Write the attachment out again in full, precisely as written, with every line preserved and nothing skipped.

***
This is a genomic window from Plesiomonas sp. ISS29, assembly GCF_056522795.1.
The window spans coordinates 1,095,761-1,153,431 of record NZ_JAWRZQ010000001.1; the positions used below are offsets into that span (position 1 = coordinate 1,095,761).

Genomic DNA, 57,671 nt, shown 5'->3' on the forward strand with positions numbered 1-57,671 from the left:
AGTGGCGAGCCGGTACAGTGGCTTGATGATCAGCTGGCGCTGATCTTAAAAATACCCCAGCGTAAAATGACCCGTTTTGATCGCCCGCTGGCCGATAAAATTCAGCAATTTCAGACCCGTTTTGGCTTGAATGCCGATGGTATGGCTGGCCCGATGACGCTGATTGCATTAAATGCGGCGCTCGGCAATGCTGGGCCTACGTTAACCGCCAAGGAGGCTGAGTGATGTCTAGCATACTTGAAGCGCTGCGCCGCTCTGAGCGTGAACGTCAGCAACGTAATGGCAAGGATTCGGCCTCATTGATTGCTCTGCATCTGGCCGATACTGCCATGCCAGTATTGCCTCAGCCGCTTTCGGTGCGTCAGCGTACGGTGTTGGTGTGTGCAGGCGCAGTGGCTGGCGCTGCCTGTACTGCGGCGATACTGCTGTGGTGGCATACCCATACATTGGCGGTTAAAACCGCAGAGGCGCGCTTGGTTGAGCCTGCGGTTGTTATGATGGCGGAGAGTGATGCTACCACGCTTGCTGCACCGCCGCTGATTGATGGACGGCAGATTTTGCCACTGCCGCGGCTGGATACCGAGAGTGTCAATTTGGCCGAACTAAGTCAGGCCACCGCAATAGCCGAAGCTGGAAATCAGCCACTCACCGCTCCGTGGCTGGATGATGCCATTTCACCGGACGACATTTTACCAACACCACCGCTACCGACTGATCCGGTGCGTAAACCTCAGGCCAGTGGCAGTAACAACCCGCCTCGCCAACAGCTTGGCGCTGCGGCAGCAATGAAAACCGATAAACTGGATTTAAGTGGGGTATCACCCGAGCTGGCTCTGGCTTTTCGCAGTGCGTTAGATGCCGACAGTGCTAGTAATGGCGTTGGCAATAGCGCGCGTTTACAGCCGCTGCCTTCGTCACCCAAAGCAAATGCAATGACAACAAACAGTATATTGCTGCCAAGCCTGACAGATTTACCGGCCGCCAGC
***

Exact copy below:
This is a genomic window from Plesiomonas sp. ISS29, assembly GCF_056522795.1.
The window spans coordinates 1,095,761-1,153,431 of record NZ_JAWRZQ010000001.1; the positions used below are offsets into that span (position 1 = coordinate 1,095,761).

Genomic DNA, 57,671 nt, shown 5'->3' on the forward strand with positions numbered 1-57,671 from the left:
AGTGGCGAGCCGGTACAGTGGCTTGATGATCAGCTGGCGCTGATCTTAAAAATACCCCAGCGTAAAATGACCCGTTTTGATCGCCCGCTGGCCGATAAAATTCAGCAATTTCAGACCCGTTTTGGCTTGAATGCCGATGGTATGGCTGGCCCGATGACGCTGATTGCATTAAATGCGGCGCTCGGCAATGCTGGGCCTACGTTAACCGCCAAGGAGGCTGAGTGATGTCTAGCATACTTGAAGCGCTGCGCCGCTCTGAGCGTGAACGTCAGCAACGTAATGGCAAGGATTCGGCCTCATTGATTGCTCTGCATCTGGCCGATACTGCCATGCCAGTATTGCCTCAGCCGCTTTCGGTGCGTCAGCGTACGGTGTTGGTGTGTGCAGGCGCAGTGGCTGGCGCTGCCTGTACTGCGGCGATACTGCTGTGGTGGCATACCCATACATTGGCGGTTAAAACCGCAGAGGCGCGCTTGGTTGAGCCTGCGGTTGTTATGATGGCGGAGAGTGATGCTACCACGCTTGCTGCACCGCCGCTGATTGATGGACGGCAGATTTTGCCACTGCCGCGGCTGGATACCGAGAGTGTCAATTTGGCCGAACTAAGTCAGGCCACCGCAATAGCCGAAGCTGGAAATCAGCCACTCACCGCTCCGTGGCTGGATGATGCCATTTCACCGGACGACATTTTACCAACACCACCGCTACCGACTGATCCGGTGCGTAAACCTCAGGCCAGTGGCAGTAACAACCCGCCTCGCCAACAGCTTGGCGCTGCGGCAGCAATGAAAACCGATAAACTGGATTTAAGTGGGGTATCACCCGAGCTGGCTCTGGCTTTTCGCAGTGCGTTAGATGCCGACAGTGCTAGTAATGGCGTTGGCAATAGCGCGCGTTTACAGCCGCTGCCTTCGTCACCCAAAGCAAATGCAATGACAACAAACAGTATATTGCTGCCAAGCCTGACAGATTTACCGGCCGCCAGC